No changes planned for Catfish Lake Road after deadly crash

Published: Friday, January 17, 2014 at 11:17 AM.

“Guard rails are a double-edged sword,” he said. “Unfortunately when you get on Catfish Lake Road there are ditches on both sides and it’s not feasible to run guard rails down the length of the entire road. The same goes for shoulders. As far as lighting goes, the road doesn’t get enough usage to justify lighting.”

One thing that may possibly change, according to Hunter, is the speed limit. The Department of Transportation in Raleigh, he said, is currently evaluating whether the speed limit should be reduced to 35 mph since speed has been noted as a common factor in most of the fatalities on the road.

“For the most part, it’s a very wide road and it’s in great shape,” he said. “It’s got some shoulders and it’s safe for driving — if you obey the speed limit.”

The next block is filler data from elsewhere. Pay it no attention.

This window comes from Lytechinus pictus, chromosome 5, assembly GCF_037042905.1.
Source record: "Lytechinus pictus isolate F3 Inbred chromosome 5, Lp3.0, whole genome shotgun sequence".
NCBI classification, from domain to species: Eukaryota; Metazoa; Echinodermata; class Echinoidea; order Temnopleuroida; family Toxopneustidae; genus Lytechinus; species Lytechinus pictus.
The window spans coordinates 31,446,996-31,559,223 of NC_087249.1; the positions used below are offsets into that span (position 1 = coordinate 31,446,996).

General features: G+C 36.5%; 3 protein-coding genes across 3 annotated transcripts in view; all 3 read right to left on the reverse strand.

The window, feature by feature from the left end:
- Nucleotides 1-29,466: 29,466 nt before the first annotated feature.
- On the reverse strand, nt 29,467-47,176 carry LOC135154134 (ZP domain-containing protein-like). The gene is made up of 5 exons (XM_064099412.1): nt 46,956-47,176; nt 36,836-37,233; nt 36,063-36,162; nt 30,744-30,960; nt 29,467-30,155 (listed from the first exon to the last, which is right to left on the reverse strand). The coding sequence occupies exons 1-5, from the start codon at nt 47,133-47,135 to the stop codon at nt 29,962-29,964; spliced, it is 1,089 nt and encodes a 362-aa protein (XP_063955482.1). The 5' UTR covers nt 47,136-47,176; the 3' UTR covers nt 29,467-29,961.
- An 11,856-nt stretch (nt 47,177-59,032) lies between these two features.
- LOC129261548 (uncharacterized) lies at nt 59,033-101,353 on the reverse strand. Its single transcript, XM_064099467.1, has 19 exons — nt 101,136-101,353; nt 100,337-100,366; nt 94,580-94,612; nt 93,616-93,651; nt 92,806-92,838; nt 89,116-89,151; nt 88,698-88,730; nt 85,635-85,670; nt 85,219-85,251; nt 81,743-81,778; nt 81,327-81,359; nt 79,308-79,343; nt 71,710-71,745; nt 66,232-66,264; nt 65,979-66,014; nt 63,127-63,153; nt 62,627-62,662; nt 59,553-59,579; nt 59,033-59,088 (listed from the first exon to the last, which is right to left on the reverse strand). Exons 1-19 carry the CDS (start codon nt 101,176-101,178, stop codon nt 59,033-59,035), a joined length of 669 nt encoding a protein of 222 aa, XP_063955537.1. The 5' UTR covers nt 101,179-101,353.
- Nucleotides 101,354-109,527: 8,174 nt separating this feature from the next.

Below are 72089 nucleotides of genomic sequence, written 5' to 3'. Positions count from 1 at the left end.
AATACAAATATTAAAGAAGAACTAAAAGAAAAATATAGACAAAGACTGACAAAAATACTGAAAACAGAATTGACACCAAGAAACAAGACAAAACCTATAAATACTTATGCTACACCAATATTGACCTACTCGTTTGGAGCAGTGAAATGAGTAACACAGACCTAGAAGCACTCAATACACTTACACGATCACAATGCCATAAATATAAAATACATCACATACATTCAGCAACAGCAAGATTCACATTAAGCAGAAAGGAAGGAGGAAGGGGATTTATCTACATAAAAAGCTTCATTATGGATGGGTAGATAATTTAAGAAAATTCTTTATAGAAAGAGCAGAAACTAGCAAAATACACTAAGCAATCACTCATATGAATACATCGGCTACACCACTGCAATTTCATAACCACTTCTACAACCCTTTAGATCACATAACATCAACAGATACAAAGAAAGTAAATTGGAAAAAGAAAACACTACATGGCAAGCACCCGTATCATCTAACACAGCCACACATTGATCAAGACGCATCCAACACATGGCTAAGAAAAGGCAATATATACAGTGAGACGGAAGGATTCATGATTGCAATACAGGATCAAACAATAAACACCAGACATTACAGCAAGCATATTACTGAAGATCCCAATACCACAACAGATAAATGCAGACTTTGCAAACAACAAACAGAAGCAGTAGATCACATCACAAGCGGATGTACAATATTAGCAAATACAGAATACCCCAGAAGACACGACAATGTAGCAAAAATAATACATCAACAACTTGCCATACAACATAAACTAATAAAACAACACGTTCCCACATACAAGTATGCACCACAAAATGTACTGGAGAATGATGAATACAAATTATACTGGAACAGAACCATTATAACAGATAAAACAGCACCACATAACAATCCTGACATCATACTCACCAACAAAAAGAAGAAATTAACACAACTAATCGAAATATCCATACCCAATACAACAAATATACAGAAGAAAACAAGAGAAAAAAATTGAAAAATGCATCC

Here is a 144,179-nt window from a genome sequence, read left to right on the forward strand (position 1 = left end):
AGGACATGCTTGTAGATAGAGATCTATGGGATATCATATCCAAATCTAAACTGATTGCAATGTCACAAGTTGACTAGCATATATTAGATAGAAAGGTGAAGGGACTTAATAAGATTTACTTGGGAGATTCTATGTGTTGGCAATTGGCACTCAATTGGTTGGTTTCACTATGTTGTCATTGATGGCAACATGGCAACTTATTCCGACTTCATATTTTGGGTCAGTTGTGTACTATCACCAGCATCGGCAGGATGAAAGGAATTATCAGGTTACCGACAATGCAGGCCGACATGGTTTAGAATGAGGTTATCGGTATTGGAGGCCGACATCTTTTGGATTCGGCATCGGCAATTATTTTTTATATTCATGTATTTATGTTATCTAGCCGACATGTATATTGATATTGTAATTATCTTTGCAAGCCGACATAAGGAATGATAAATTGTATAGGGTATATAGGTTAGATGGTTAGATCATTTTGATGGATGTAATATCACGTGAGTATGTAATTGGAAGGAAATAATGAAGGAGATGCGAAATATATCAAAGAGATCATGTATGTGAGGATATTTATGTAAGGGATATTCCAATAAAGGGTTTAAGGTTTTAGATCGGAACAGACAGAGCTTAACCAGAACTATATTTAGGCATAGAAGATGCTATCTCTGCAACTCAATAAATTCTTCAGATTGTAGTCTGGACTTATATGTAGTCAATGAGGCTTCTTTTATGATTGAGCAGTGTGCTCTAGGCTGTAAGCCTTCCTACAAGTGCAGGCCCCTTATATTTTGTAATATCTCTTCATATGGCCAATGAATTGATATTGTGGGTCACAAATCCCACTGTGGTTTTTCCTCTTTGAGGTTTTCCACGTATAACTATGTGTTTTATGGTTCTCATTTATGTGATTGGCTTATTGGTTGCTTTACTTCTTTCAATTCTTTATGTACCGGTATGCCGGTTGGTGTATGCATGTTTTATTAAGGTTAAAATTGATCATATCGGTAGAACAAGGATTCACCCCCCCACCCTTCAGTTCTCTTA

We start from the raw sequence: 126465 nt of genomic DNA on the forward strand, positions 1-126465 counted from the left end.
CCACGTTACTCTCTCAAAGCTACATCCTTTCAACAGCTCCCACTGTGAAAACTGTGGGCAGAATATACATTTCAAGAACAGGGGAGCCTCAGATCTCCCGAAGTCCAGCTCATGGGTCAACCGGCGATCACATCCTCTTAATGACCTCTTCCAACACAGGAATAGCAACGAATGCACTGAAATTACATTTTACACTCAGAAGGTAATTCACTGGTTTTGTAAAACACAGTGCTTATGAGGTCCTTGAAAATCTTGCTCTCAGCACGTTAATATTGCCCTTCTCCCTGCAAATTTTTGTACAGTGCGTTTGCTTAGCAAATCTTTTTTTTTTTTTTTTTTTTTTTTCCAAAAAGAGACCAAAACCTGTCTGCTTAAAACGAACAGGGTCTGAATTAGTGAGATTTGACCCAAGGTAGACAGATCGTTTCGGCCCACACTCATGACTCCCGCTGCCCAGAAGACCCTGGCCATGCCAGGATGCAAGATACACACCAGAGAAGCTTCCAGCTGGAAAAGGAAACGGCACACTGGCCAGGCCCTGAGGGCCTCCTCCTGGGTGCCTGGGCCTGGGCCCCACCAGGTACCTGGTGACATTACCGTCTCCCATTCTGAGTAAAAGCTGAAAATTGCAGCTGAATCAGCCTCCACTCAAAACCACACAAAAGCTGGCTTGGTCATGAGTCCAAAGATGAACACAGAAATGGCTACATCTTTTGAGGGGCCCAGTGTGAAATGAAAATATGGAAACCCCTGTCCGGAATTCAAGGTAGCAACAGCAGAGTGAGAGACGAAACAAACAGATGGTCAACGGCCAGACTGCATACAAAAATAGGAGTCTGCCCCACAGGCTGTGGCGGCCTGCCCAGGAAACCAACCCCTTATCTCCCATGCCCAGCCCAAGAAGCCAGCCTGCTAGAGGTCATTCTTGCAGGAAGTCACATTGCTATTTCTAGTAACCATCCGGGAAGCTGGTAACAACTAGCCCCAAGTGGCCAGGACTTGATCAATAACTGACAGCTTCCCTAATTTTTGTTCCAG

Marine Corps Installations East in 2010 restricted Marines from using the road unless they were hunting, fishing or participating in other recreational activities, citing the high volume of crashes.

“These accidents have an obvious effect on the health and welfare of Marines and sailors and have adversely affected unit readiness,” the order states. “The risk of vehicle mishaps along Catfish Lake Road are significantly higher because of the curves, blind spots, lack of posted speed limits, and absence of roadway lighting at night.”

The Marine Corps has no plans to further limit the use of Catfish Lake Road, said Nat Fahy, the public affairs representative for Marine Corps Installations East.

“The order specifically prohibits them from using this road as a cut-through when traveling between Camp Lejeune and Cherry Point,” he said. “Visible warning signs are posted on either end of this road citing this order, which was put in place to safeguard lives and prevent future tragedies from occurring.

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